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The BBC's Frances Kennedy:
"Vatican Radio said it was astonished at the threat"
 real 28k

Friday, 16 March, 2001, 19:33 GMT
Italy threatens to silence Vatican
Pope John Paul II at his weekly general audience
The radio station broadcasts the Pope's messages
Italy has threatened to cut off electricity supplies to the Vatican's radio station because it says the station's transmitters are causing magnetic pollution.

People living near the radio station have complained of a series of health problems, including cases of leukaemia.


It's an extreme decision I hope I won't have to take

Environment Minister Willer Bordon
The Vatican has been ordered to reduce the magnetic fields from 18 volts per metre to six per metre in accordance with Italian law - even though the radio station is on land considered to be international territory.

When the 440 hectare (960 acre) opened in 1951, the area was sparsely populated - but now, about 100,000 people live nearby.

Environment Minister Willer Bordon has given the Vatican 15 days to cut the pollution at the station, based in Santa Maria di Galeria, 30km (19 miles) north of Rome.

"It's an extreme decision I hope I won't have to take," Mr Bordon told reporters.

Mr Bordon said electric lights in homes near the site come on by themselves, and if someone opens a refrigerator, or the doorbell rings, they hear a Vatican Radio broadcast.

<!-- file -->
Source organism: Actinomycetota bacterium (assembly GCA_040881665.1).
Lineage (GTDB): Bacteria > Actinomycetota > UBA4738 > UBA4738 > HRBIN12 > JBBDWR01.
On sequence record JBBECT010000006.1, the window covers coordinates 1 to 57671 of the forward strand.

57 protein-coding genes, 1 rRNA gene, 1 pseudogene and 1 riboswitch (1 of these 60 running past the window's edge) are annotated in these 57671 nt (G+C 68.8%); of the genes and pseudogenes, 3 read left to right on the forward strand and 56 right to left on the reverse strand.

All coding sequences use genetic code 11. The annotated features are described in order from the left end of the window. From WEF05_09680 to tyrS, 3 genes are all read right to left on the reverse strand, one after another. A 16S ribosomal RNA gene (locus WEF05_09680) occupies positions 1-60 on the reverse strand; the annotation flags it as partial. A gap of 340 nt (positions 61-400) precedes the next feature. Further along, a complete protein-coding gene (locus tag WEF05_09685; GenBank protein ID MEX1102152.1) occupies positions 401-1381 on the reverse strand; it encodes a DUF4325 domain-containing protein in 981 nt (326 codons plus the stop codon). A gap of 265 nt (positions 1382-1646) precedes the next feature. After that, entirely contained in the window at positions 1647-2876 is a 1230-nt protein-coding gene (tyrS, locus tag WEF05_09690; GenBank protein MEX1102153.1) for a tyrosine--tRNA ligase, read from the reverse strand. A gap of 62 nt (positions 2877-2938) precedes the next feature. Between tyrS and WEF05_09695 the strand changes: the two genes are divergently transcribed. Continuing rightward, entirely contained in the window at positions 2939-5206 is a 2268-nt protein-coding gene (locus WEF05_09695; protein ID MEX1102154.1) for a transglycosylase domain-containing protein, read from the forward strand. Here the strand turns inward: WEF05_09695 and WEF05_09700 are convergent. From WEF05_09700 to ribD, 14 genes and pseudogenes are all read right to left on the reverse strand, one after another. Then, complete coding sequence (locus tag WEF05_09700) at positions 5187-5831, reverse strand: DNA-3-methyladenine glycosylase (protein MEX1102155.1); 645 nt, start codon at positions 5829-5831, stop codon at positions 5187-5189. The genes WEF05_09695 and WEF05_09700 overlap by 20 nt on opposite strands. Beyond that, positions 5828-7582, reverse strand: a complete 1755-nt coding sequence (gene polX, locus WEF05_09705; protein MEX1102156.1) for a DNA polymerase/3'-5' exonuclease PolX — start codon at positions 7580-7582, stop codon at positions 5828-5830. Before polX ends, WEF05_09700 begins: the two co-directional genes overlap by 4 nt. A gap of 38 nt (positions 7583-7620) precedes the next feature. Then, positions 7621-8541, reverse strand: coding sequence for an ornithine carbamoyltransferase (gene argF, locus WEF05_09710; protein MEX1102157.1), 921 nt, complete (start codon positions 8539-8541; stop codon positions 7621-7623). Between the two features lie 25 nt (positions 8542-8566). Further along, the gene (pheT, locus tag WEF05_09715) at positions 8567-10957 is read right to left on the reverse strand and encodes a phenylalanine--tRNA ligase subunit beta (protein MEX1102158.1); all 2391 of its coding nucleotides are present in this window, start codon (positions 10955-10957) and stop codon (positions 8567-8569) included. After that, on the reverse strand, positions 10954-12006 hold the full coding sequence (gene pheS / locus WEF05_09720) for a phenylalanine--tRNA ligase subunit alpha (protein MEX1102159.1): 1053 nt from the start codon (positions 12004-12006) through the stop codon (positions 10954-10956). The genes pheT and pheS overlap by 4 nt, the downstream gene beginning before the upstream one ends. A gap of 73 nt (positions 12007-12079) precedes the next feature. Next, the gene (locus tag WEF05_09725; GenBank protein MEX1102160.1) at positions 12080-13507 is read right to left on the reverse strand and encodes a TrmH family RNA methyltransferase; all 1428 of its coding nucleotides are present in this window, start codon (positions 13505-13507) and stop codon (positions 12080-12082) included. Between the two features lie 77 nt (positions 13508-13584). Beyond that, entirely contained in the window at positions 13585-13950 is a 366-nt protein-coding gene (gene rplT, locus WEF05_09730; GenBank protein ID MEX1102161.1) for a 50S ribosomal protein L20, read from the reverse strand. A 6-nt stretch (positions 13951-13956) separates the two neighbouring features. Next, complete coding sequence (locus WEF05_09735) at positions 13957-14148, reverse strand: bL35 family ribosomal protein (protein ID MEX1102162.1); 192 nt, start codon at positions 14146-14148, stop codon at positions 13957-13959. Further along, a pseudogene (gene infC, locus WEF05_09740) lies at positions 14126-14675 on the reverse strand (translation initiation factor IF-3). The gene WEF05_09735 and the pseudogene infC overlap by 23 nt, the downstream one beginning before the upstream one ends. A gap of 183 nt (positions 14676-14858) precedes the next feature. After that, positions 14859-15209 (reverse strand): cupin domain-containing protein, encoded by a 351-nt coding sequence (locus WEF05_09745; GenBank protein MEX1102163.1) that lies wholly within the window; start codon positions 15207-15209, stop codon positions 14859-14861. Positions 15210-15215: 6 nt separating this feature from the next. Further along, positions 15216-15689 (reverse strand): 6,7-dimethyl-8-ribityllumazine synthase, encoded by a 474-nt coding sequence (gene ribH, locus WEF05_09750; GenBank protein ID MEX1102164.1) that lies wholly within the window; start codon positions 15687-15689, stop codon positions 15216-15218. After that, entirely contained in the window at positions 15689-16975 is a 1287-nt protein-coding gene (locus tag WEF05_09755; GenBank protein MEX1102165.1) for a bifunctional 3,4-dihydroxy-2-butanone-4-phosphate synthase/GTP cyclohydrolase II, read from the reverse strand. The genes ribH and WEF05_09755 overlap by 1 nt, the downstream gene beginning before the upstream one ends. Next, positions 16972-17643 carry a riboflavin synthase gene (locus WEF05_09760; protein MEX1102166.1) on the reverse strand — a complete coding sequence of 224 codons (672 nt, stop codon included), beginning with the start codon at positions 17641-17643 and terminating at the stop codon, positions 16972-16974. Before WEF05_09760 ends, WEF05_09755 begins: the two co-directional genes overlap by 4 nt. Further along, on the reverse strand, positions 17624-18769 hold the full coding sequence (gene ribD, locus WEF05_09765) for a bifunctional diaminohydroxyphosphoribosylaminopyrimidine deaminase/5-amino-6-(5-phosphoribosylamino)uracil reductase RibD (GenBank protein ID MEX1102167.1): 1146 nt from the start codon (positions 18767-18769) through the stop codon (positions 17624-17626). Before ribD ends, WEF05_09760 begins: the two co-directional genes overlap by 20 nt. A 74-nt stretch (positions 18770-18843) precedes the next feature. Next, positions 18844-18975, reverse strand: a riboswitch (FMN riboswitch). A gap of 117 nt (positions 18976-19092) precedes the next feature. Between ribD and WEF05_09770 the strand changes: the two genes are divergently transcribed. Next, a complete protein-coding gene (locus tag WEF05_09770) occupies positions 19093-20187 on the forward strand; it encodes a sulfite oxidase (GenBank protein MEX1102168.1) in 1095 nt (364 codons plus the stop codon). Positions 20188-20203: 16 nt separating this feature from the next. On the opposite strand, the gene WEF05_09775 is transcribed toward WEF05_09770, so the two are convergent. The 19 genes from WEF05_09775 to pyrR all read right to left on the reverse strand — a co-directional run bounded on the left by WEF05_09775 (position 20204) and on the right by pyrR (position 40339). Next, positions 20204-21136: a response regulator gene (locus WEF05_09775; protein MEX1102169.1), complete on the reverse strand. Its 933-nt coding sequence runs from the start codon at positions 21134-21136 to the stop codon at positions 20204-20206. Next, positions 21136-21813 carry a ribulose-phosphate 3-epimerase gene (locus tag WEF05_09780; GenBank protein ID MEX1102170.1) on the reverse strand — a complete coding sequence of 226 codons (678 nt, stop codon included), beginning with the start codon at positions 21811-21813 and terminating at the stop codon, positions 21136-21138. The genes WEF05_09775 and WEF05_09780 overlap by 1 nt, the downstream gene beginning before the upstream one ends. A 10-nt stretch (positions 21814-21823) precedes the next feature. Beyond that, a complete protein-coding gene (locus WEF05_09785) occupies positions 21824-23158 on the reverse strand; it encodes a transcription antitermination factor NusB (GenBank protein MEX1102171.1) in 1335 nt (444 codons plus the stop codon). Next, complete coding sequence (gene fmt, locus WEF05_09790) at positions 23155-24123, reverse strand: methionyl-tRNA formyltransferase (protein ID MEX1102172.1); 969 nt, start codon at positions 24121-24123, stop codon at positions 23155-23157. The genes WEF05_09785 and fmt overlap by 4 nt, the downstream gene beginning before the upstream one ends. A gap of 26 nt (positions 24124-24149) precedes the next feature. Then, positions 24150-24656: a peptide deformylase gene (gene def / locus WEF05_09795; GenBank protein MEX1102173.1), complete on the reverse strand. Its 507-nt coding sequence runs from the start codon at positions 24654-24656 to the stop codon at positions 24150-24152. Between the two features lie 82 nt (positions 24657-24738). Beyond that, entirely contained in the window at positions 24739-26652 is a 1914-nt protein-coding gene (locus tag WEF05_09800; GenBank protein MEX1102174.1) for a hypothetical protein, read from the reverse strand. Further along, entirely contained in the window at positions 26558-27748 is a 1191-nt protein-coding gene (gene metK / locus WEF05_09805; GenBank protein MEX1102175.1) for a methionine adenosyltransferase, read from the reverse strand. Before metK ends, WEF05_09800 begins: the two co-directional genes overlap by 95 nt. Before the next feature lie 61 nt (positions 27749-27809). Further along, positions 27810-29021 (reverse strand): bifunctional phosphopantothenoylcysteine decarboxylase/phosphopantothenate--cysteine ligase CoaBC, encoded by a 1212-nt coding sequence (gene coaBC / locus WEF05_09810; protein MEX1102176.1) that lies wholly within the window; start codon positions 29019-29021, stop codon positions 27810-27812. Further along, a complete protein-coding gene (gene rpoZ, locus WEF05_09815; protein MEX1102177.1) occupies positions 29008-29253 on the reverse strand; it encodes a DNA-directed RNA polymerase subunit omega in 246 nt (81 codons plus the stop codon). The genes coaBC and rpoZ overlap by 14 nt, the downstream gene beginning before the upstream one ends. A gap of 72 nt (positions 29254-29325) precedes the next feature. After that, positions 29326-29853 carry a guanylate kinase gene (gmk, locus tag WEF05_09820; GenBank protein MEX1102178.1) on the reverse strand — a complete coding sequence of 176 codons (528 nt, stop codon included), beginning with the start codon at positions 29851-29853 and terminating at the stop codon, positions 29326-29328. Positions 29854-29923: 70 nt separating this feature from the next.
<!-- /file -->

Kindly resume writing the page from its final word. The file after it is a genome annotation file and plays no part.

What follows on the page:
"Astonished"

La Repubblica newspaper quoted figures from Lazio public health authority which said children living near the transmitters were six times more likely to get leukaemia than those living in the rest of the region.

Antennas are seen on the roof of a Vatican building next to St. Peters Basilica
The antennas violate Italian law
The Vatican has argued that the radio station does not have to comply with Italian law because of the 1929 pact with Italy that established Vatican City as an independent city-state. But Mr Bordon said it was legally possible to take action against the station because local people were at risk.

The Vatican has denied any scientifically proven link between electro-magnetic waves and illness.

Vatican Radio said it was "astonished" by the threat to cut the station's power supply and that it did not contribute to the "calm climate" needed to resolve the dispute.

Legal proceedings against three Vatican Radio executives were due to start in Rome on Monday but have been postponed until September.

A forest of antennas beam Vatican broadcasts around the world. Italian ministers do not know whether the radio would still reach all its listeners with reduced transmission.

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